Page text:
With former Colombian President Alvaro Uribe Vélez’s arrival on campus Wednesday came a series of protests denouncing his appointment as a School of Foreign Service Distinguished Scholar in the Practice of Global Leadership.

On Wednesday afternoon, dozens of activists congregated in Red Square to protest alleged human rights abuses during Uribe’s two terms as president. Demonstrators held signs bearing the images of those claimed to be displaced as a result of the Uribe regime, as well as a large banner reading “Adios Uribe!”

At a gathering at 36th and N Streets by the Mortara Center for International Studies late Thursday afternoon, about 30 students showed their support for Uribe as four opponents to Uribe voiced their opposition nearby.

Colombian student Carolina Toro (SFS ’12) was among those supportive of Uribe’s new post in the SFS.

“I know that Uribe did many great things for our country, and I feel personally honored that he is coming to this school. I feel really proud, and thus I feel that we should organize a group to welcome him,” she said.

School of the Americas Watch, a grassroots movement founded in 1990, helped coordinate the objections to Uribe. SOA Watch cited persecution of journalists and human rights activists, as well as the 2008 “false positives” scandal, according to a press release on the group’s website.

According to a 2008 report in The New York Times, the scandal refers to allegations that members of the Colombian military recruited impoverished citizens before killing them and presenting their deaths as casualties of combat.

any university officials have welcomed the new faculty member.

“President Uribe will bring a truly unique perspective to discussions of global affairs at Georgetown,” SFS Dean Carol Lancaster said in a university press release published Aug. 11.

“It is a great honor to participate in this prestigious Georgetown University program, sharing my experience with younger generations,” Uribe said in the same press release.

SOA Watch member Nico Udu-Gama, who was present at both events, explained his opposition to the appointment.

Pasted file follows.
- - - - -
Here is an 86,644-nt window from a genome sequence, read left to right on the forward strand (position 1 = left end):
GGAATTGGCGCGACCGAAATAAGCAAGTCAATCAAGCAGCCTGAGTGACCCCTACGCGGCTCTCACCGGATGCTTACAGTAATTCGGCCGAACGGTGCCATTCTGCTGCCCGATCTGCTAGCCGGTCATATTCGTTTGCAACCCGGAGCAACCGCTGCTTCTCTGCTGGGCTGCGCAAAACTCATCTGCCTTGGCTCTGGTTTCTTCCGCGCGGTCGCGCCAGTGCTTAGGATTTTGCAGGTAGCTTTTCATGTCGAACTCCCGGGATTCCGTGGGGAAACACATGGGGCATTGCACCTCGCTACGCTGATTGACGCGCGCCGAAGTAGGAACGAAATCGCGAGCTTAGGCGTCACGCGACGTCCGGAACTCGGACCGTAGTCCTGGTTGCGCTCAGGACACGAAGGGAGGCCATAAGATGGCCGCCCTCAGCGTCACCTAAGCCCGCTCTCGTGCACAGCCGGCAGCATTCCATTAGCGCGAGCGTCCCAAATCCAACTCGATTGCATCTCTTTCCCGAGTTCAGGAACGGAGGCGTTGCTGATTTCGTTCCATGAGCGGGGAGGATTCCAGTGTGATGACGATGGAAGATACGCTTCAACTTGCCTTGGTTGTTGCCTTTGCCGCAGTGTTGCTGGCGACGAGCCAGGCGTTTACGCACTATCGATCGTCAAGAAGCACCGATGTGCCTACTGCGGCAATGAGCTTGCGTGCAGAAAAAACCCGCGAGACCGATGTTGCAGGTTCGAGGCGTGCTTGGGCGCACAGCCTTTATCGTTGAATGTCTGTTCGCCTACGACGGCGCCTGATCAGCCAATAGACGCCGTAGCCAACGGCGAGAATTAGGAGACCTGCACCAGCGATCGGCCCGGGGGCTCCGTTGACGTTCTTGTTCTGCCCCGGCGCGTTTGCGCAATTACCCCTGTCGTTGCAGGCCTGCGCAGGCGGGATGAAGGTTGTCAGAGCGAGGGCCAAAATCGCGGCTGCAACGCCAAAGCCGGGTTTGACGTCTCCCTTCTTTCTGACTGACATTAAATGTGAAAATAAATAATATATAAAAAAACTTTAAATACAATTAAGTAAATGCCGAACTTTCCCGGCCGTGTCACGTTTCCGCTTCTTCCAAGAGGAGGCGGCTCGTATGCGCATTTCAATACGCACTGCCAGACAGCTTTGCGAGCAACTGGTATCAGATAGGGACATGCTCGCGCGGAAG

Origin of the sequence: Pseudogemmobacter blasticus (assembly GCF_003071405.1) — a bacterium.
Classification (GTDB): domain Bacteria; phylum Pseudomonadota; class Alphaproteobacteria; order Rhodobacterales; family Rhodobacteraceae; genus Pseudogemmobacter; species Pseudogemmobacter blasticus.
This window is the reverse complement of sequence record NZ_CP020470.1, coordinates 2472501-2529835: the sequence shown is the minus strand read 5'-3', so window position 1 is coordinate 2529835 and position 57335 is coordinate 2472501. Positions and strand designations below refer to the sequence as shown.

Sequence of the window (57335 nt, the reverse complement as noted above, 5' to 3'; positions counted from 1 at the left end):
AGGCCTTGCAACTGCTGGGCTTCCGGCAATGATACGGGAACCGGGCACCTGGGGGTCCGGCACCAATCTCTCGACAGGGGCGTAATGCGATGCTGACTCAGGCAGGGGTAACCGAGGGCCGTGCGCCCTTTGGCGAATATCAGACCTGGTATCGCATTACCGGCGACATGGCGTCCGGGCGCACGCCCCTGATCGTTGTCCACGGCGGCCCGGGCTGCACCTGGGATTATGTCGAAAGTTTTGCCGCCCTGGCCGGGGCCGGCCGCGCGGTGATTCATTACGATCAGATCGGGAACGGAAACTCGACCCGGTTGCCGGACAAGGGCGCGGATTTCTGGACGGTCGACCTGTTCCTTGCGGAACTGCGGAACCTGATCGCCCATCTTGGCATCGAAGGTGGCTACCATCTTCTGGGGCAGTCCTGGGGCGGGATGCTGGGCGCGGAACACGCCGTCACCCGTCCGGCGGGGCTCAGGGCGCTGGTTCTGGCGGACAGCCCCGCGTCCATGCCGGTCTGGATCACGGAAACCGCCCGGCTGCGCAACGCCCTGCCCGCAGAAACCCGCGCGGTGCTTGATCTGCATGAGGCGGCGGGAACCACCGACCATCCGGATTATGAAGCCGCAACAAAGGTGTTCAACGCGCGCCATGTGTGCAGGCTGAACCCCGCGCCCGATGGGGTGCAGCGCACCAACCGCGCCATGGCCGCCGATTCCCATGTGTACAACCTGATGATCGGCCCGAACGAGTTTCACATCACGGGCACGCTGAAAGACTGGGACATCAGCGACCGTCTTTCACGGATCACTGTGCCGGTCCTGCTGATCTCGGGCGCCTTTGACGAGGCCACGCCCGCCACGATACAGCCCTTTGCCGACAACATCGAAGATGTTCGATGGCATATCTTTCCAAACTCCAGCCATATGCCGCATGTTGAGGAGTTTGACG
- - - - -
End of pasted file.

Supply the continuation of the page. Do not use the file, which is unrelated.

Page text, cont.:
“We don’t need more people like Uribe coming and teaching about leadership. People who don’t know about leadership. People who know only to kill, only to set up paramilitary units, are here teaching our students about what global leadership is,” Udu-Gama said.

At Wednesday’s protest, members of the university community such as Carolina Rodríguez-Garcia, a teaching assistant for Latin American Studies courses, joined SOA Watch members voicing their opposition to Uribe.

“Uribe’s [administration] had a lot of problems, and that is why I am here,” Rodriguez-Garcia said.

A press release on the SOA Watch website stated that university faculty, alumni and students met with local activists on Aug. 31 to discuss effective ways of protesting Uribe’s presence on campus. Organizations present at the meeting included the Dorothy Day Catholic Worker Foundation, Witness for Peace, the Committee in Solidarity with the People of El Salvador, the Service Employees International Union and No War on Cuba, according to the SOA Watch website.

In an email, Udu-Gama elaborated on the organization’s goals of educating the university and local community about what inviting Uribe to campus meant. He also said that the organization hoped that Georgetown would drop Uribe as a speaker and not make such decisions lightly in the future.

In his new position, Uribe will lead seminars, discussions and various activities within the SFS.

“My greatest wish and happiness is to contribute in the continuous emergence of future leaders,” Uribe said.

SOA Watch was founded to protest the School of the Americas, now known as the Western Hemisphere Institute for Security Cooperation, which trains Latin American soldiers and promotes education to advocate democracy in the region. Multiple graduates of the Institute have gone on to become notable violators of human rights.

Colombian student David Betancur (COL ’11) believes the former president’s presence on Georgetown is nothing but a positive one.

“These people who are protesting do not have the clear distinction that Uribe is important for Latin American politics. He is a main actor and one of the most important. His input is extremely important for the university,” he said.

In regard to the “false positives” scandal, Betancur recalled that many of the top administration members and congressmen involved with the paramilitary had been dismissed after the allegations arose.

“If you see what was happening just before Uribe came into power, there was the peak of the lack of presence of the state in the rural areas. You could get kidnapped. This was one thing that this president has done – enforce the security and presence of the state and the power of law,” Betancur continued.

Uribe was elected to the Colombian presidency in August of 2002, and subsequently re-elected in 2006.

Considered by many as a key revolutionary leader in Colombia, Uribe established fiscal policies known to have stimulated the economy and stringent security measures in a country torn by the guerilla Revolutionary Armed Forces (FARC). Juan Manuel Santos, who served as Uribe’s minister of national defense, was inaugurated as his successor in August. Uriber left office with an approval rating of over 70 percent.

The Office of Communications indicated there would be no formal or public welcome ceremony for Uribe’s arrival on campus.

– Hoya Staff Writer Jeremy Tramer contributed to this report.”

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